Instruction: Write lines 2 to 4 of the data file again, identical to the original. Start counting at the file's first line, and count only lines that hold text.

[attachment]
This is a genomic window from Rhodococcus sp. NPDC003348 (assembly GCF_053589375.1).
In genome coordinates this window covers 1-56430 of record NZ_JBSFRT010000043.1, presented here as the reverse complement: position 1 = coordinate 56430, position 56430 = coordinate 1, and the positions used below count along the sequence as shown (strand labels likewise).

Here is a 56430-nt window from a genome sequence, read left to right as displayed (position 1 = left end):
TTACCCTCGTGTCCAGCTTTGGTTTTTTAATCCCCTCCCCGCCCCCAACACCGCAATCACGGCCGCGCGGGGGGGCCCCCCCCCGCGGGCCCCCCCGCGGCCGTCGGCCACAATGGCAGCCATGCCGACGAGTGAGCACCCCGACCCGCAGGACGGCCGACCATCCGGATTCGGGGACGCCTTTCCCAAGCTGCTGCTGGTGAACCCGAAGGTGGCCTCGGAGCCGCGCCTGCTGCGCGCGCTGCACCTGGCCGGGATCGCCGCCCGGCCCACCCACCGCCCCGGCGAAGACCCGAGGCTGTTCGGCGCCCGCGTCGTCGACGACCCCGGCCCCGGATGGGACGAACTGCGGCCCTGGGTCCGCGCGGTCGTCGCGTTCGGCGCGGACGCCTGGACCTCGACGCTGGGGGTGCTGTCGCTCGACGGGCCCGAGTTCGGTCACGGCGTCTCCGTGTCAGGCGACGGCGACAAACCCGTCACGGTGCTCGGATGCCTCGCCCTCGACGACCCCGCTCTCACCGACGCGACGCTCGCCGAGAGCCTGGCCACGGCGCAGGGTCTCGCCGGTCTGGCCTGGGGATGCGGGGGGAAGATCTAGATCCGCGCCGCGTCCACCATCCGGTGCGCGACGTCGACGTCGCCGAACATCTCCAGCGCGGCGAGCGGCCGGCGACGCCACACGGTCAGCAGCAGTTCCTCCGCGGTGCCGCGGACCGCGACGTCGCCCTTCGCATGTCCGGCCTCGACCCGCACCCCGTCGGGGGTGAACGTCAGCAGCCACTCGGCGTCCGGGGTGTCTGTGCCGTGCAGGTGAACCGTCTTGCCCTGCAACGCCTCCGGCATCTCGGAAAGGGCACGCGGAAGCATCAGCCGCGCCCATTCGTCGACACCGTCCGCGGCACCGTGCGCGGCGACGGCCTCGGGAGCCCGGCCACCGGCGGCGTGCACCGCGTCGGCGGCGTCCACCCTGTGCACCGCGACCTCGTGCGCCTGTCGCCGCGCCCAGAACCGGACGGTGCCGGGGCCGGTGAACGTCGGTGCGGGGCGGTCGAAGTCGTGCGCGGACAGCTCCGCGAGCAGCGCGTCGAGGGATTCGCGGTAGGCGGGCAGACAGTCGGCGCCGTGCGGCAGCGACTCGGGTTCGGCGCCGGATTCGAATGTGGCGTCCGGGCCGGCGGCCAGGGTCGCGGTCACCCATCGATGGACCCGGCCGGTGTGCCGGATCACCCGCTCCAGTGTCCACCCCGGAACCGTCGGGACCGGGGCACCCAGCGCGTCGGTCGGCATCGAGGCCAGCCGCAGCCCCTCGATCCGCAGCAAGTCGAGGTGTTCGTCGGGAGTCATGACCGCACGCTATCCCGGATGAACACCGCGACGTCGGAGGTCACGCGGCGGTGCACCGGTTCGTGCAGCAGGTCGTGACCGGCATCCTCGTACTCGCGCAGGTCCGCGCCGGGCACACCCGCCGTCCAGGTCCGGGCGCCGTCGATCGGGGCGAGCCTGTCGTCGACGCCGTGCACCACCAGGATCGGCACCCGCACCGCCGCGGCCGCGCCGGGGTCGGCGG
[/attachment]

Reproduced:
In genome coordinates this window covers 1-56430 of record NZ_JBSFRT010000043.1, presented here as the reverse complement: position 1 = coordinate 56430, position 56430 = coordinate 1, and the positions used below count along the sequence as shown (strand labels likewise).

Here is a 56430-nt window from a genome sequence, read left to right as displayed (position 1 = left end):
TTACCCTCGTGTCCAGCTTTGGTTTTTTAATCCCCTCCCCGCCCCCAACACCGCAATCACGGCCGCGCGGGGGGGCCCCCCCCCGCGGGCCCCCCCGCGGCCGTCGGCCACAATGGCAGCCATGCCGACGAGTGAGCACCCCGACCCGCAGGACGGCCGACCATCCGGATTCGGGGACGCCTTTCCCAAGCTGCTGCTGGTGAACCCGAAGGTGGCCTCGGAGCCGCGCCTGCTGCGCGCGCTGCACCTGGCCGGGATCGCCGCCCGGCCCACCCACCGCCCCGGCGAAGACCCGAGGCTGTTCGGCGCCCGCGTCGTCGACGACCCCGGCCCCGGATGGGACGAACTGCGGCCCTGGGTCCGCGCGGTCGTCGCGTTCGGCGCGGACGCCTGGACCTCGACGCTGGGGGTGCTGTCGCTCGACGGGCCCGAGTTCGGTCACGGCGTCTCCGTGTCAGGCGACGGCGACAAACCCGTCACGGTGCTCGGATGCCTCGCCCTCGACGACCCCGCTCTCACCGACGCGACGCTCGCCGAGAGCCTGGCCACGGCGCAGGGTCTCGCCGGTCTGGCCTGGGGATGCGGGGGGAAGATCTAGATCCGCGCCGCGTCCACCATCCGGTGCGCGACGTCGACGTCGCCGAACATCTCCAGCGCGGCGAGCGGCCGGCGACGCCACACGGTCAGCAGCAGTTCCTCCGCGGTGCCGCGGACCGCGACGTCGCCCTTCGCATGTCCGGCCTCGACCCGCACCCCGTCGGGGGTGAACGTCAGCAGCCACTCGGCGTCCGGGGTGTCTGTGCCGTGCAGGTGAACCGTCTTGCCCTGCAACGCCTCCGGCATCTCGGAAAGGGCACGCGGAAGCATCAGCCGCGCCCATTCGTCGACACCGTCCGCGGCACCGTGCGCGGCGACGGCCTCGGGAGCCCGGCCACCGGCGGCGTGCACCGCGTCGGCGGCGTCCACCCTGTGCACCGCGACCTCGTGCGCCTGTCGCCGCGCCCAGAACCGGACGGTGCCGGGGCCGGTGAACGTCGGTGCGGGGCGGTCGAAGTCGTGCGCGGACAGCTCCGCGAGCAGCGCGTCGAGGGATTCGCGGTAGGCGGGCAGACAGTCGGCGCCGTGCGGCAGCGACTCGGGTTCGGCGCCGGATTCGAATGTGGCGTCCGGGCCGGCGGCCAGGGTCGCGGTCACCCATCGATGGACCCGGCCGGTGTGCCGGATCACCCGCTCCAGTGTCCACCCCGGAACCGTCGGGACCGGGGCACCCAGCGCGTCGGTCGGCATCGAGGCCAGCCGCAGCCCCTCGATCCGCAGCAAGTCGAGGTGTTCGTCGGGAGTCATGACCGCACGCTATCCCGGATGAACACCGCGACGTCGGAGGTCACGCGGCGGTGCACCGGTTCGTGCAGCAGGTCGTGACCGGCATCCTCGTACTCGCGCAGGTCCGCGCCGGGCACACCCGCCGTCCAGGTCCGGGCGCCGTCGATCGGGGCGAGCCTGTCGTCGACGCCGTGCACCACCAGGATCGGCACCCGCACCGCCGCGGCCGCGCCGGGGTCGGCGG